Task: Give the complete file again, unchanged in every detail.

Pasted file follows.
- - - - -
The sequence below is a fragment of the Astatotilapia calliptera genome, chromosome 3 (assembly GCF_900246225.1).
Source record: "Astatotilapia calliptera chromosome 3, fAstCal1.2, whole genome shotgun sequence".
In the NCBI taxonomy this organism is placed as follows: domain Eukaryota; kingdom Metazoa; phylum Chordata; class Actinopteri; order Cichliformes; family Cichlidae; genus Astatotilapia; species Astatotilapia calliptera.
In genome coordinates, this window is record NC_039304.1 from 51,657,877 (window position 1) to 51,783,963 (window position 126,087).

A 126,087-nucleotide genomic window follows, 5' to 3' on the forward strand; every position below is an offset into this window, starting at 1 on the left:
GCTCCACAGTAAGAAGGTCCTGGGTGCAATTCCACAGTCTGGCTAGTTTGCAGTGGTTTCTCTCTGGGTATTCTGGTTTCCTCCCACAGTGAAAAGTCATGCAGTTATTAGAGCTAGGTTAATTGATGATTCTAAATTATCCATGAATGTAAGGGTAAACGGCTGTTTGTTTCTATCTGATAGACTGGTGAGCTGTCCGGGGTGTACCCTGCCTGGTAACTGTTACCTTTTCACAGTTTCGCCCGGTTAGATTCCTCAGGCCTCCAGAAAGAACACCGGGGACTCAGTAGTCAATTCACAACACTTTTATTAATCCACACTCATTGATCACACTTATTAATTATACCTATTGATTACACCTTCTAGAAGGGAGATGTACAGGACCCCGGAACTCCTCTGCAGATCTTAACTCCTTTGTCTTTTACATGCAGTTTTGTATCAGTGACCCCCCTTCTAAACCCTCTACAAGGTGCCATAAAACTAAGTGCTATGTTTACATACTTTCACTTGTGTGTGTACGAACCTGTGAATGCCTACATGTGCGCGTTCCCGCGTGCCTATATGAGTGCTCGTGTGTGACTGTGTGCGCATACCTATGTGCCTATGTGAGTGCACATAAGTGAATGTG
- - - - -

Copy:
The sequence below is a fragment of the Astatotilapia calliptera genome, chromosome 3 (assembly GCF_900246225.1).
Source record: "Astatotilapia calliptera chromosome 3, fAstCal1.2, whole genome shotgun sequence".
In the NCBI taxonomy this organism is placed as follows: domain Eukaryota; kingdom Metazoa; phylum Chordata; class Actinopteri; order Cichliformes; family Cichlidae; genus Astatotilapia; species Astatotilapia calliptera.
In genome coordinates, this window is record NC_039304.1 from 51,657,877 (window position 1) to 51,783,963 (window position 126,087).

A 126,087-nucleotide genomic window follows, 5' to 3' on the forward strand; every position below is an offset into this window, starting at 1 on the left:
GCTCCACAGTAAGAAGGTCCTGGGTGCAATTCCACAGTCTGGCTAGTTTGCAGTGGTTTCTCTCTGGGTATTCTGGTTTCCTCCCACAGTGAAAAGTCATGCAGTTATTAGAGCTAGGTTAATTGATGATTCTAAATTATCCATGAATGTAAGGGTAAACGGCTGTTTGTTTCTATCTGATAGACTGGTGAGCTGTCCGGGGTGTACCCTGCCTGGTAACTGTTACCTTTTCACAGTTTCGCCCGGTTAGATTCCTCAGGCCTCCAGAAAGAACACCGGGGACTCAGTAGTCAATTCACAACACTTTTATTAATCCACACTCATTGATCACACTTATTAATTATACCTATTGATTACACCTTCTAGAAGGGAGATGTACAGGACCCCGGAACTCCTCTGCAGATCTTAACTCCTTTGTCTTTTACATGCAGTTTTGTATCAGTGACCCCCCTTCTAAACCCTCTACAAGGTGCCATAAAACTAAGTGCTATGTTTACATACTTTCACTTGTGTGTGTACGAACCTGTGAATGCCTACATGTGCGCGTTCCCGCGTGCCTATATGAGTGCTCGTGTGTGACTGTGTGCGCATACCTATGTGCCTATGTGAGTGCACATAAGTGAATGTG